Training Programme1

Interactive Session on ‘The Role of Workers’ Organizations in Facilitating Elementary Education and Primary Healthcare’

On July 1, 2006, Amartya Sen, Lamont University Professor, Harvard University and the President, Pratichi (India) Trust, formally inaugurated the Rabindranath Tagore Centre for Human Development Studies under the auspices of the Institute of Development Studies Kolkata.

On the same day Pratichi (India) Trust and the Institute of Development Studies Kolkata organized an interactive session with workers’ organizations in school teaching and public healthcare on ‘The role of workers’ organizations in facilitating elementary education and primary healthcare’. The following organizations sent their representatives:

  • All Bengal Teachers Association (ABTA)
  • All Bengal Primary Teachers Association (ABPTA)
  • Bangiya Prathamik Sikshak Sangha
  • Paschimbanga Madrasah Sikshak Samiti
  • Prathamik Sikshak Sangha
  • West Bengal Primary Teachers’ Association
  • Paschimbanga Rajya Sarkari Karmachari Samiti
  • West Bengal State Coordination Committee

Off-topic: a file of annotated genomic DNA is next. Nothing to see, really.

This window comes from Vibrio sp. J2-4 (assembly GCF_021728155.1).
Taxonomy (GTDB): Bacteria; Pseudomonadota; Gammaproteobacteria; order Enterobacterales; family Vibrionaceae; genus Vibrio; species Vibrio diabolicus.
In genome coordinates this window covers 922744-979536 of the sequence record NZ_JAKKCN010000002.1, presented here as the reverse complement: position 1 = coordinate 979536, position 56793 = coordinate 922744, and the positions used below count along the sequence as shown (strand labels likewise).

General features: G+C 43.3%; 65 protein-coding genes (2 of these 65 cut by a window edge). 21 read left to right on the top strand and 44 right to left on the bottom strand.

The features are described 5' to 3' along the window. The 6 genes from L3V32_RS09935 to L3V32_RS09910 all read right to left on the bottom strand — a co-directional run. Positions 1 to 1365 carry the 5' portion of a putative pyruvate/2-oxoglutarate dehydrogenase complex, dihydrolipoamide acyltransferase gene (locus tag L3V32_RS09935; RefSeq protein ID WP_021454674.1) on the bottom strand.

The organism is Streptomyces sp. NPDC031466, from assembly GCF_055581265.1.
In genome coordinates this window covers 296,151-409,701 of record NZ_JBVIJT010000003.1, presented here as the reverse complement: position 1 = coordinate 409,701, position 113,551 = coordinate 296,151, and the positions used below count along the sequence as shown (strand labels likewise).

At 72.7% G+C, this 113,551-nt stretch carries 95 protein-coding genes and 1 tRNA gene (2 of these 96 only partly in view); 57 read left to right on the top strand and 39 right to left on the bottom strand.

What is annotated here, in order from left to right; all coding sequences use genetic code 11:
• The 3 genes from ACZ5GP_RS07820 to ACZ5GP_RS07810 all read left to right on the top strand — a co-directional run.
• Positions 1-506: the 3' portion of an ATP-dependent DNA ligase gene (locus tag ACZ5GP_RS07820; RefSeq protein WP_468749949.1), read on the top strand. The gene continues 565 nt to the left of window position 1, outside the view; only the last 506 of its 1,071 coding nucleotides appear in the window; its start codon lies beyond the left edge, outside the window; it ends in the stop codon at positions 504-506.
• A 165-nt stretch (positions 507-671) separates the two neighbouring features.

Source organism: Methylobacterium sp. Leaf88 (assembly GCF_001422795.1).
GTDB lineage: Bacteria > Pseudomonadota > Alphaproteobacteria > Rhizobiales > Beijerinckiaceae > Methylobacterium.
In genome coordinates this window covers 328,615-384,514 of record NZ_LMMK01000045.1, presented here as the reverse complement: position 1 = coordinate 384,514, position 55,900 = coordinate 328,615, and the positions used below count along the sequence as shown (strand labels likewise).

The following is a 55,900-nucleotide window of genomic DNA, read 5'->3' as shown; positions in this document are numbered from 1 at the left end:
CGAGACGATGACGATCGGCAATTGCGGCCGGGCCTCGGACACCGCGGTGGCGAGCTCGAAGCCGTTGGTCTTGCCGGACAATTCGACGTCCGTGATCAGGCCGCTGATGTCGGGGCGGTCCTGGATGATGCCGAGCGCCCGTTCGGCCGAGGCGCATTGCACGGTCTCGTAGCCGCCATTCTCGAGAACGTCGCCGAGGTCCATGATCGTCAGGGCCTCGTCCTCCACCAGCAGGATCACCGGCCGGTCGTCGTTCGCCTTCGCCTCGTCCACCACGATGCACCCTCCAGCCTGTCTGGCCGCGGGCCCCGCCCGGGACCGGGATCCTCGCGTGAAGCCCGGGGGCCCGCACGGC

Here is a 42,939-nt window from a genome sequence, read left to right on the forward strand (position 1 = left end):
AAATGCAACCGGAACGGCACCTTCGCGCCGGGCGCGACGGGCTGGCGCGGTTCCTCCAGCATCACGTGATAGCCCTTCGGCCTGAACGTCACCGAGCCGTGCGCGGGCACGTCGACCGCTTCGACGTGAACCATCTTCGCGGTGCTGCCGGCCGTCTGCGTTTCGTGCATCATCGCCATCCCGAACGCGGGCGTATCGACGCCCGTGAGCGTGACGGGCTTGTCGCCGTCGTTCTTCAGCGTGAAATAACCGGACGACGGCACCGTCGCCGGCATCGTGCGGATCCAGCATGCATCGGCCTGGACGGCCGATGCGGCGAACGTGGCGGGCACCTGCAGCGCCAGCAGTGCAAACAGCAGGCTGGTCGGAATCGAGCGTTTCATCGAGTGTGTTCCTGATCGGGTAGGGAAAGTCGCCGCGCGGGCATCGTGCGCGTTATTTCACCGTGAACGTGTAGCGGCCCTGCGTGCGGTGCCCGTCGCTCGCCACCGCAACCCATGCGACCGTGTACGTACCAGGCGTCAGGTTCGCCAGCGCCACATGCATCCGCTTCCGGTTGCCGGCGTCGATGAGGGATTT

• DPSCs of Birbhum and Burdwan
  • Association of Health Services Doctors
  • Association of Bengal Services Doctors
  • West Bengal Non-Medical Technical Employees Association
  • West Bengal Voluntary Health Association

A report entitled Manab Unnayaner Pothe: Prathamik Shiksha o Janaswasther Rupayane Kormi Sangathangulir Bhumika (in Bengali) has been published on the proceedings of this session.

After the interactive session, Amartya Sen and Amiya Kumar Bagchi, Director, IDSK held a press conference. It was noted that while West Bengal had made significant progress in reducing illiteracy and advancing the health status of the people, there is still a considerable distance to go before universal literacy with advances in secondary and higher education, and a satisfactory health status of the people are attained.

It was noted that workers’ organizations in both the education and health sectors can play a major role in identifying outstanding problems and motivating the members to help to attain the above goals, in association with other institutions or segments of society and polity such as governmental and non-governmental organizations, guardians and local government representatives and village level committees on health and education. The necessity of democratic movements for attaining these goals was also emphasized.

In answer to a question Professor Sen stressed that workers’ organizations will certainly act as political bodies. It is, however, necessary that they should not look after the narrow interest of their own members only but act as responsible constituents of the larger society and polity.